Rarely will you hear a story like Amy Biehl's story. It's a story that many people are drawn to immediately,
and one that I personally share with whoever will listen. In building this site, I've had the privilege of talking
to people from all over the world, most of whom have been decided to help in some way too. Its been amazing sharing
stories, hearing about visits to South Africa, first hand accounts of working with the Amy Biehl Foundation,
and the many stories of meeting Linda Biehl. Please enjoy the following contributions.
If you wish to share a story, please email them to firstname.lastname@example.org.
"On a recent trip to Cape Town I visited Mr. Kevin Chaplin and the staff of the Amy Biehl Foundation (ABF). Following a brief visit to the ABF offices to learn about the Foundation's history and meet the team, I visited the ABF Memorial site, the greenhouse garden project and the after-school care programs in the Guglethu area. I was very impressed with the work of the ABF and the level of dedication shown by the staff. The Canadian International Development Agency (CIDA) provided support to the Amy Biehl Foundation through their Capacity Building Technical Assistance Fund (CBTAF). The purpose of the project was to build the human resource capacity of the organization to improve service delivery, organizational and strategic planning capacity, as well as enhance fundraising skills and awareness of alternative sources of funding." - Adèle Dion - Canadian High Commissioner
"My name is Gabi Sulcas. In the second half of 2008 I had the opportunity to run a series of drama workshops at one of the Amy Biehl Foundation's after school programmes in Crossroads. I had never been to Crossroads before, so it was interesting to discover a new part of my city. However, the real joy of the experience came out of working with an excited group of youngsters who were keen to express themselves through the medium of drama. In our sessions we did many activities including role-play, choral speaking, improvisation and mask-making. I'm not sure who had more fun - me or the kids! It was a real honour to be involved in on of the Amy Biehl Foundation's incredibly positive, important programmes."
She was not a top recruit but did improve tremendously and became the leader on a very good team. One thing I remember was Amy at the beginning of practice on the mats. We have what we call "mat chats" when the divers stretch before practice and we discuss issues-- she was just so informed and extremely intelligent. I truly enjoyed our chats.
A second memory was what I've always thought was one of Amy's greatest qualities. Her ability to make you feel you were the most important person or activity at that moment--even when you knew she was equally committed to academics or a boy friend etc. She always made you feel you were the most important.
Another memory that depicted her dedication was (if I remember correctly) that it took this great student an extra quarter to finish Stanford. Why? She majored in IR and needed to spend a quarter overseas. The diving season is fall and winter so she could have gone overseas any spring and summer quarter (as several divers had done) but not Amy--she was not going to miss off season training!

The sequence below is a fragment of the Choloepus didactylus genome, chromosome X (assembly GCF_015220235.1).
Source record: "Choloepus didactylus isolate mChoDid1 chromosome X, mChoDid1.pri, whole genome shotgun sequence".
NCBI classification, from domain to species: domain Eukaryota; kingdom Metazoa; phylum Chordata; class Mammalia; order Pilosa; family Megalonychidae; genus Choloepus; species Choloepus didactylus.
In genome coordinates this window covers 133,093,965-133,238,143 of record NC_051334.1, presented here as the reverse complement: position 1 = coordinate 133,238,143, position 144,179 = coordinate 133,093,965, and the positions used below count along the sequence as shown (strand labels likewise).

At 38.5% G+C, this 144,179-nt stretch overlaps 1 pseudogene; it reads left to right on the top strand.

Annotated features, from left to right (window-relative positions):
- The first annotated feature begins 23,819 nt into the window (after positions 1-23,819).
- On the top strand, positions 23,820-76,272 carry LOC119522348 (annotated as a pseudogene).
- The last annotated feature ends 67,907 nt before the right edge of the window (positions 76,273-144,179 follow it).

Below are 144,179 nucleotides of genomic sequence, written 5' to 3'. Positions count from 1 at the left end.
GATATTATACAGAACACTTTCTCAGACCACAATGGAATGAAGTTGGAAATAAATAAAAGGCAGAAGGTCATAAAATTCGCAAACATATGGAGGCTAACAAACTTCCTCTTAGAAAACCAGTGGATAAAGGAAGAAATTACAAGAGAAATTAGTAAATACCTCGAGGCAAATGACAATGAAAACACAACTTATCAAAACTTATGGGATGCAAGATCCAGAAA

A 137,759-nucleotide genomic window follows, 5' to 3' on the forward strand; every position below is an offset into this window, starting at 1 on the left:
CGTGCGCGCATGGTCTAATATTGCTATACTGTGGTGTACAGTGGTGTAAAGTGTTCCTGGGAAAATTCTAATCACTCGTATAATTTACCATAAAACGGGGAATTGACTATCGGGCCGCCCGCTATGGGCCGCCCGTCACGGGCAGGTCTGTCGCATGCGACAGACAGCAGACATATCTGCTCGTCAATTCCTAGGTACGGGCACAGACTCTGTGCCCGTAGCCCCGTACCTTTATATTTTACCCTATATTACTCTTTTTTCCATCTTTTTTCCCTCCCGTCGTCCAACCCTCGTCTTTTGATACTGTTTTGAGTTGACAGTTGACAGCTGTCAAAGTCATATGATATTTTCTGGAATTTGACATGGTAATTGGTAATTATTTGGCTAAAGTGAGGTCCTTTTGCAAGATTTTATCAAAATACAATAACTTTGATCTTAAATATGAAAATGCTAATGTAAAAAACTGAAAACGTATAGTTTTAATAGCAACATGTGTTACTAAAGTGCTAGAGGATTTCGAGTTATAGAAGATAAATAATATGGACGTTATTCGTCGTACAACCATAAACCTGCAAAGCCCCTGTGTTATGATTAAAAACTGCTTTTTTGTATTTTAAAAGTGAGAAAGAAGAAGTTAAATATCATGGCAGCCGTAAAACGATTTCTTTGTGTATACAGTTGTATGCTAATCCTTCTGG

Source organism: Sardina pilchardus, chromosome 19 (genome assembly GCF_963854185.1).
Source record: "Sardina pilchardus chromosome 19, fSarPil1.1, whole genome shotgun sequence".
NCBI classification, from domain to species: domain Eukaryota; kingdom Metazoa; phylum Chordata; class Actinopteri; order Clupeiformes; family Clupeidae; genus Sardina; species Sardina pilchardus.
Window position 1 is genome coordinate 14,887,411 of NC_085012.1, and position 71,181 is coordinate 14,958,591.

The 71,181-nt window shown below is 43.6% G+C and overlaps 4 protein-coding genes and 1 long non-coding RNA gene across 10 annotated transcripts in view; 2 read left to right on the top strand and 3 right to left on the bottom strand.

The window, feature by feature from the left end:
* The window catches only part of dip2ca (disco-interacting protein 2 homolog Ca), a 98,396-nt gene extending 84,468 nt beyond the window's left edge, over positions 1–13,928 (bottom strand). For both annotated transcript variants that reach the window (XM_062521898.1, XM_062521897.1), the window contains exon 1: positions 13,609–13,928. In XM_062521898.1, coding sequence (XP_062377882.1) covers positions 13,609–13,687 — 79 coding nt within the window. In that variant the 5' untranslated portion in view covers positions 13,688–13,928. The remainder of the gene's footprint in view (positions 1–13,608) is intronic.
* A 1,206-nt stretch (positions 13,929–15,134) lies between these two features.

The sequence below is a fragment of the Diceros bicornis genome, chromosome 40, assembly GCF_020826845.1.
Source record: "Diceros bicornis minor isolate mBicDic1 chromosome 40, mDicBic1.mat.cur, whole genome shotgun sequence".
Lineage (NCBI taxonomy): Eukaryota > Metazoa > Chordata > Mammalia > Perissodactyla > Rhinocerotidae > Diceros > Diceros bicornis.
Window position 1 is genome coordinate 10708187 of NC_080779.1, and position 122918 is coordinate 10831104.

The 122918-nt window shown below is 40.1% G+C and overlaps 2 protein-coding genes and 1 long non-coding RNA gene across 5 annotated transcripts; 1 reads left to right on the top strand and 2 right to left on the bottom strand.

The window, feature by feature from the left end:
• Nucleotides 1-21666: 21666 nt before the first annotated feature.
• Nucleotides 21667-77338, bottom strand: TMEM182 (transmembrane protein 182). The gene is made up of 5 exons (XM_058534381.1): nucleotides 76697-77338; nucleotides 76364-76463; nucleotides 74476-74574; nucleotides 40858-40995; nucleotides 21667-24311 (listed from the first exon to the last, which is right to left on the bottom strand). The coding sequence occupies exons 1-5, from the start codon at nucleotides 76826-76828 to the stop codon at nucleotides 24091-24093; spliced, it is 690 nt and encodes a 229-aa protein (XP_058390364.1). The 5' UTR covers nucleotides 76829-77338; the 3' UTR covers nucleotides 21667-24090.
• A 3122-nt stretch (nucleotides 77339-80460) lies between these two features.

There are just so many more "Amy stories" I could go on for pages—but simply put-- I still always tell every freshman class about Amy and what a special women she was."
"My name is Nora Kennelly. From July to December of 2010 I lived, studied, and volunteered in Cape Town, South Africa. I traveled to South Africa with my college, Marquette University from Milwaukee, Wisconsin. While I studied at the University of the Western Cape I worked with the Amy Biehl Foundation. Twice a week I participated in the Youth Reading program as well as the sports after school program. My mornings were spent at Mkhanyiseli Primary school in Nyanga. A classroom of ten grade 7 students. During class we primarily worked through a required text, Whitney's Kiss. The book would later appear on their end of the year assessments. We worked through usually a chapter per session. We played vocabulary and trivia games to keep things interesting. We also worked in important social issues in present day South Africa. The students were energetic and excited; they rarely came to class with bad attitudes. In the afternoon I switched to Nomlinganiselo Primary School just a few blocks away. A fellow Marquette student, Brian, and I taught an English class Monday to Wednesday. On Monday we joint taught, Brian continued Tuesday, and I wrapped up on Wednesday. Brian and I sought out this class to fill a time gap before the after school program began so we had more freedom in regards to lesson plans. We primarily focused on writing development. We spent the term developing student essays. Each class we went over essay principals and then worked with the students in class on their essays. This class was very different from my morning class primarily due to this class containing forty plus learners. It was a great opportunity to see what it was really like for a South African teacher and how to manage class size. Finally, I participated in sports after school program with a boys football/soccer team. Usually we played pick up games but towards the end of my time the Amy Biehl Foundation Mini-League was established. Every Wednesday schools from the surrounding townships would travel to participate in a primary school league. The boys were so excited every week to put on matching uniforms and play regulation matches. They seemed to have so much fun the few times we were rained out was very sad. Overall my South African experience was intimately connected to the incredible experience I had working with the Amy Biehl Foundation. From the learners to other volunteers invaluable relationships were formed; I consider myself to be very blessed."